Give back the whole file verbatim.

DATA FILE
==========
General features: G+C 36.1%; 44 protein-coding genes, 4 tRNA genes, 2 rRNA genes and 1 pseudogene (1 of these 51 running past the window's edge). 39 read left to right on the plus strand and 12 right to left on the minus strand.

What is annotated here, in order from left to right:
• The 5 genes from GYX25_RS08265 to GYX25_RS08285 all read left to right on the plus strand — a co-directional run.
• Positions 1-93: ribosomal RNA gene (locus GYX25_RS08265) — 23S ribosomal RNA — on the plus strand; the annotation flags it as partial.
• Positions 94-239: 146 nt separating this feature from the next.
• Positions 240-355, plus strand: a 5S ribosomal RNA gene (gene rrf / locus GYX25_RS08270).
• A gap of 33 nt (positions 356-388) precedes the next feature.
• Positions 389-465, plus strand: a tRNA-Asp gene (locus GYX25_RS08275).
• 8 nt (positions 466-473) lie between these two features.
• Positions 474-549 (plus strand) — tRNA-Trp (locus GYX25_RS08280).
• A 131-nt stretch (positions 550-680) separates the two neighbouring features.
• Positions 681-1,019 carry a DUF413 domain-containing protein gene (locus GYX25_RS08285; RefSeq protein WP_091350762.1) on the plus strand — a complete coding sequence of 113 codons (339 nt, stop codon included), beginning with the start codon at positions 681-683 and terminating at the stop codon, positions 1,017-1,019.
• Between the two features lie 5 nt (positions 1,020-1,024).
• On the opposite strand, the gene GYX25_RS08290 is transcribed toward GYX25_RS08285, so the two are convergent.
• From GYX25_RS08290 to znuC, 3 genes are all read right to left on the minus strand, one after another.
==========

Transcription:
General features: G+C 36.1%; 44 protein-coding genes, 4 tRNA genes, 2 rRNA genes and 1 pseudogene (1 of these 51 running past the window's edge). 39 read left to right on the plus strand and 12 right to left on the minus strand.

What is annotated here, in order from left to right:
• The 5 genes from GYX25_RS08265 to GYX25_RS08285 all read left to right on the plus strand — a co-directional run.
• Positions 1-93: ribosomal RNA gene (locus GYX25_RS08265) — 23S ribosomal RNA — on the plus strand; the annotation flags it as partial.
• Positions 94-239: 146 nt separating this feature from the next.
• Positions 240-355, plus strand: a 5S ribosomal RNA gene (gene rrf / locus GYX25_RS08270).
• A gap of 33 nt (positions 356-388) precedes the next feature.
• Positions 389-465, plus strand: a tRNA-Asp gene (locus GYX25_RS08275).
• 8 nt (positions 466-473) lie between these two features.
• Positions 474-549 (plus strand) — tRNA-Trp (locus GYX25_RS08280).
• A 131-nt stretch (positions 550-680) separates the two neighbouring features.
• Positions 681-1,019 carry a DUF413 domain-containing protein gene (locus GYX25_RS08285; RefSeq protein WP_091350762.1) on the plus strand — a complete coding sequence of 113 codons (339 nt, stop codon included), beginning with the start codon at positions 681-683 and terminating at the stop codon, positions 1,017-1,019.
• Between the two features lie 5 nt (positions 1,020-1,024).
• On the opposite strand, the gene GYX25_RS08290 is transcribed toward GYX25_RS08285, so the two are convergent.
• From GYX25_RS08290 to znuC, 3 genes are all read right to left on the minus strand, one after another.